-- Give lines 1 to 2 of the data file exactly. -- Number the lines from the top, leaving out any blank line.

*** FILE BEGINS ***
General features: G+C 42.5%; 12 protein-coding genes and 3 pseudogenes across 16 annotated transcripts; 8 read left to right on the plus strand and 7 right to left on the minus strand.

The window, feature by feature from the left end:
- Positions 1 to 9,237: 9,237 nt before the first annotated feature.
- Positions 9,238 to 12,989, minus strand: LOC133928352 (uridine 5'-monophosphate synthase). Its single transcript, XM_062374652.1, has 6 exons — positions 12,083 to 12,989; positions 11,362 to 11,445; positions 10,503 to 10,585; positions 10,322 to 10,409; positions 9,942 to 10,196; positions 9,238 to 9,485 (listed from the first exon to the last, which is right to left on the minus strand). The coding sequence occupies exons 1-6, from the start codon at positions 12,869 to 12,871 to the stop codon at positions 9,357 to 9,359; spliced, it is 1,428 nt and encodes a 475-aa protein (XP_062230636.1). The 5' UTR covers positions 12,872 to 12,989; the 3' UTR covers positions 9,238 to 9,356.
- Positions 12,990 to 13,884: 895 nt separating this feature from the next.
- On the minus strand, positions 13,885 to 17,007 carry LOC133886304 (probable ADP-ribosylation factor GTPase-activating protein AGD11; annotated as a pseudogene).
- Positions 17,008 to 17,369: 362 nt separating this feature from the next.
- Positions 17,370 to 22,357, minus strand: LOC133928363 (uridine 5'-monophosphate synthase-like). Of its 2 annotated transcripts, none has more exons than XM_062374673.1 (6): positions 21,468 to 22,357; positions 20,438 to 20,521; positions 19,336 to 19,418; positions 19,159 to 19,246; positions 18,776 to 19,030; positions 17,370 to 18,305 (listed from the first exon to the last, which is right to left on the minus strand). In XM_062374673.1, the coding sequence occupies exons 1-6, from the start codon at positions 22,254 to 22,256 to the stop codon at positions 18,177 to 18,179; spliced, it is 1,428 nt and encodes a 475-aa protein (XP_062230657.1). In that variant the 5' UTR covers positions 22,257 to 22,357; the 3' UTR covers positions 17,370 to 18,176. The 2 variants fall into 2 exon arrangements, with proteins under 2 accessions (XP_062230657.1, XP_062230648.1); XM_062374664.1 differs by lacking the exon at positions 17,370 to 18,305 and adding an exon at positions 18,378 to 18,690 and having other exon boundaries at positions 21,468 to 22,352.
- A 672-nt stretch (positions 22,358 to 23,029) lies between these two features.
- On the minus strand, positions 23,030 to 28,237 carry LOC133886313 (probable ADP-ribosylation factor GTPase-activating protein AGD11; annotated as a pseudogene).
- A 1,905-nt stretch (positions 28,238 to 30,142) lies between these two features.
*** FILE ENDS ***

General features: G+C 42.5%; 12 protein-coding genes and 3 pseudogenes across 16 annotated transcripts; 8 read left to right on the plus strand and 7 right to left on the minus strand.

The window, feature by feature from the left end: